Art and Confrontation in the Americas, An International Symposium
Art and Confrontation in the Americas: An International Symposium / Sept. 29 – Oct. 2, 2019
How can contemporary art be at once a mode of confrontation and a vehicle for reconciliation? Is confrontation a necessary component of critical art? How might confrontation convey meaning beyond the immediacy of the work of art and permeate society more broadly?
This symposium and visiting artist initiative address global questions about the relationship between art, politics, violence and peace by engaging with specific national and local contexts. Juan Manuel Echavarría’s participation as a visiting artist will anchor the conversation Colombia, where artists are confronting the many challenges posed by ongoing violence in a supposedly “post-conflict” era. Using this country as a point of departure, we hope to foster conversations about art and social action in the Americas / las Américas, broadly defined. Key points of discussion include the nature of confrontation; memory and public art; art in contentious spaces; and the various ways in which artistic interventions may “ripple into extra-artistic institutions and practices” (Sommer 2014, 7).
Juan Manuel Echavarría’s artwork has been instrumental in stimulating public conversations about violence in Colombia. Echavarría is internationally known as an artist who uses photography, video and 3-D installations to expose the the consequences of conflict “on the body and the souls of people.” Works by Echavarría, such as Los Desaparecidos (The Disappeared), Bocas de Ceniza (Mouths of Ash) and Requiem N.N., intervene politically in the contradictory space between official peace narratives crafted by urban elites and the violent realities afflicting Colombia’s rural regions. As an activist, Echavarría uses his nonprofit Puntos de Encuentro Foundation to step back as a creative agent and provide other groups a space in which to artistically construct collective memory. One noteworthy project that falls into this category is La guerra que no hemos visto (The War We Have Not Seen), a series of paintings by former combatants from multiple sides of the conflict. Echavarría is an artist committed to visualizing the invisible, rescuing memory and avoiding the normalization of war. Through art, he tries to recompose the dismembered body of his country.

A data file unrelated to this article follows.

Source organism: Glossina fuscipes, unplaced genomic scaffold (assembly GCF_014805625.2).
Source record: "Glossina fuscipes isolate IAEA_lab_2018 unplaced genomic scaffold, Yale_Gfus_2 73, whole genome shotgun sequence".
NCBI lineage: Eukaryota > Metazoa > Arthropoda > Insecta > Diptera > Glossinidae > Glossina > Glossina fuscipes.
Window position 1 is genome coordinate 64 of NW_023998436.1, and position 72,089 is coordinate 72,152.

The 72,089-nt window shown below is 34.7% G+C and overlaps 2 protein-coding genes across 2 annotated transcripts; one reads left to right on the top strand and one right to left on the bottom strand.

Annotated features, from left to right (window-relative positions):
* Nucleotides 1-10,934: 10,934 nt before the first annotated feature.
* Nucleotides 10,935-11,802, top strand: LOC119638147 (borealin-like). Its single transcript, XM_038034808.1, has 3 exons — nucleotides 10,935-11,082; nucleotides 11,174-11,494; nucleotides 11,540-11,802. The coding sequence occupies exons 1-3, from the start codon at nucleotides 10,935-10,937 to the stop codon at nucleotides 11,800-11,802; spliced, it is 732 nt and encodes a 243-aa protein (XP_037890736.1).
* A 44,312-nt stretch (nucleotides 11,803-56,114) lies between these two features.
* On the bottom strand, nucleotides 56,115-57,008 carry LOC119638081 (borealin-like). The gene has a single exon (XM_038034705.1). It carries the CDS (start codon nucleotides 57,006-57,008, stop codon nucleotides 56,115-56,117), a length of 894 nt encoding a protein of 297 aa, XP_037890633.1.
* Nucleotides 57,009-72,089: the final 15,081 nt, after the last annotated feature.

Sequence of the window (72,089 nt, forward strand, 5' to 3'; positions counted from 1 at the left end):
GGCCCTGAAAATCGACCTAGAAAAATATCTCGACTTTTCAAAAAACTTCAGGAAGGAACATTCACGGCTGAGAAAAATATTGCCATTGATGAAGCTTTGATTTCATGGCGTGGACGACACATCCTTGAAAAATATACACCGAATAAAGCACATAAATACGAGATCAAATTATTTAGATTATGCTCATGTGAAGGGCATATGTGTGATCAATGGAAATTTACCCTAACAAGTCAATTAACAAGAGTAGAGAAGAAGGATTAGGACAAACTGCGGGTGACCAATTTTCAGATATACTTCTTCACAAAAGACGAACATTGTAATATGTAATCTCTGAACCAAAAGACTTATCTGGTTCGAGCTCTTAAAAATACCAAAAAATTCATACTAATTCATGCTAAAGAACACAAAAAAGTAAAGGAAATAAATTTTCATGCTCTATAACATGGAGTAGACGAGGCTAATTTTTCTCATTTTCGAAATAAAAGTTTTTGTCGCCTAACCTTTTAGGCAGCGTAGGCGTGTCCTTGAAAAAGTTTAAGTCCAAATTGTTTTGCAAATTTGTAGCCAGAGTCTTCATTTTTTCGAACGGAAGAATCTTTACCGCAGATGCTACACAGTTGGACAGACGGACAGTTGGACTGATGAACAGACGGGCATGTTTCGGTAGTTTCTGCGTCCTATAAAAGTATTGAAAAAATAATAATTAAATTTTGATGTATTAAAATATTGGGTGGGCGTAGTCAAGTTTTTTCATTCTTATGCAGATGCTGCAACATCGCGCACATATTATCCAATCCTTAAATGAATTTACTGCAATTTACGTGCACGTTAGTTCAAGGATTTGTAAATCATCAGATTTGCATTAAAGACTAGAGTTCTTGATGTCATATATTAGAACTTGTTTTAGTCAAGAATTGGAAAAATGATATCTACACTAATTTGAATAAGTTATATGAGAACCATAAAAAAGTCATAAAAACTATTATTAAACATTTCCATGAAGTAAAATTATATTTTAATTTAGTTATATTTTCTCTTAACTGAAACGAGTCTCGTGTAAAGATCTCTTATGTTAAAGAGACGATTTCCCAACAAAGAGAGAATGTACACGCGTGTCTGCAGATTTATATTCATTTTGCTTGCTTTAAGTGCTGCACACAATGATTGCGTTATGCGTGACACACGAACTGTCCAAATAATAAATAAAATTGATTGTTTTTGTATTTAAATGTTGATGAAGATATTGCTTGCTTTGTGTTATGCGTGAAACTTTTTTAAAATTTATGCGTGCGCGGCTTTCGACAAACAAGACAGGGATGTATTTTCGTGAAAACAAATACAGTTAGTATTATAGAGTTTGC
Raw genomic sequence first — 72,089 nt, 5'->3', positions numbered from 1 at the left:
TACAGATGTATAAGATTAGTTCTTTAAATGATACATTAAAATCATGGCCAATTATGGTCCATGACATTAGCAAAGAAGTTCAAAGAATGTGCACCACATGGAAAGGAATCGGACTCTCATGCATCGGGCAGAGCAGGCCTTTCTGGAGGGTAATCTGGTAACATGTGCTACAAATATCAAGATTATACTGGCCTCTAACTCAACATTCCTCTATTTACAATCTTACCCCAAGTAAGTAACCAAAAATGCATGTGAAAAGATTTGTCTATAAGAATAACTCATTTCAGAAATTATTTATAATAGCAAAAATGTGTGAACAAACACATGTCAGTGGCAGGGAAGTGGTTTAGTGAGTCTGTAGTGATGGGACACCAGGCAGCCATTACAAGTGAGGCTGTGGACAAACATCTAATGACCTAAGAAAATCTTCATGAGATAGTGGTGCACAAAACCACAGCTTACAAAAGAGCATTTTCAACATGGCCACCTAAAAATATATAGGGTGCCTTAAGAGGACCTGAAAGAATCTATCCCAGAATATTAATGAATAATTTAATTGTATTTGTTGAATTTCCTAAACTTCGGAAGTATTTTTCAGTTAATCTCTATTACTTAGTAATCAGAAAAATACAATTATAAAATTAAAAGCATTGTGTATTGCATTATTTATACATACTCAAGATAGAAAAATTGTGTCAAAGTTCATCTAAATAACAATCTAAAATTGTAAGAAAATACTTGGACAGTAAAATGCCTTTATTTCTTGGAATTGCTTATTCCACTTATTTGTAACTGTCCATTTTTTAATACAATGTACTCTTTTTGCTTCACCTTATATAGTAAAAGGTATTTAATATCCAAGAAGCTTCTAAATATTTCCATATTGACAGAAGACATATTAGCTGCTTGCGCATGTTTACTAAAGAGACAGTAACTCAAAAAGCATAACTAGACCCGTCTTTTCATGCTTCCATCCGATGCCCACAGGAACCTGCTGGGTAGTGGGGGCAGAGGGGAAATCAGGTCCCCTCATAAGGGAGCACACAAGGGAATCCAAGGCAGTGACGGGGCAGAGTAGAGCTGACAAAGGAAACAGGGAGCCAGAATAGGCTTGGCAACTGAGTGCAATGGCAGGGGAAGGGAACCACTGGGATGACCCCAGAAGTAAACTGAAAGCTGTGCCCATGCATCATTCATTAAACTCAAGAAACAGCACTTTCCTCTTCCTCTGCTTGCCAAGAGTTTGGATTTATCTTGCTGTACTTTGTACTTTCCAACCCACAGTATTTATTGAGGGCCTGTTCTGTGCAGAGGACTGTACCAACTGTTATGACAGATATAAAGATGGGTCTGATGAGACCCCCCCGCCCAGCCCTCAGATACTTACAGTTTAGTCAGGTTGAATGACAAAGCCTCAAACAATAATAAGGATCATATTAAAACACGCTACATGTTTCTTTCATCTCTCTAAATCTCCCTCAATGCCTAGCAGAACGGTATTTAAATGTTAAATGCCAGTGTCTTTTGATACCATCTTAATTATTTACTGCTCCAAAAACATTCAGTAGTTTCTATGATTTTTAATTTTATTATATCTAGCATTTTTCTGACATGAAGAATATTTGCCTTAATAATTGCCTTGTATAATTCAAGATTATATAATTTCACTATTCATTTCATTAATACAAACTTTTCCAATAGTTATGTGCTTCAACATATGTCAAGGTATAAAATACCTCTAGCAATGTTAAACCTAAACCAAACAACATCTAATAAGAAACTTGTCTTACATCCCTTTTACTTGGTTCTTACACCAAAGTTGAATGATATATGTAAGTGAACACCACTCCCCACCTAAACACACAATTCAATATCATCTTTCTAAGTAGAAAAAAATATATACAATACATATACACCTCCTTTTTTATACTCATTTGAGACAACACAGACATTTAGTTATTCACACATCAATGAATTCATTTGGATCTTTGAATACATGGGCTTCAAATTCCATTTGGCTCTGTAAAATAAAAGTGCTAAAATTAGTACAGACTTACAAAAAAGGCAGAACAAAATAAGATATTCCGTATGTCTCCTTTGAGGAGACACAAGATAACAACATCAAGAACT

A core objective of the Symposium is to interrogate the intersections between art, civic life and activism. Defining “art” broadly to include film, literature, music, visual culture and performance, this event places scholars, activists and artists from the US and Latin America in dialogue with UVA and the Charlottesville community.
Space is limited. Please RSVP below.
More information and full schedule - https://pages.shanti.virginia.edu/ArtConfrontation/schedule-2/
- Sunday, September 29, 2019
- 7:00pm - 9:00pm
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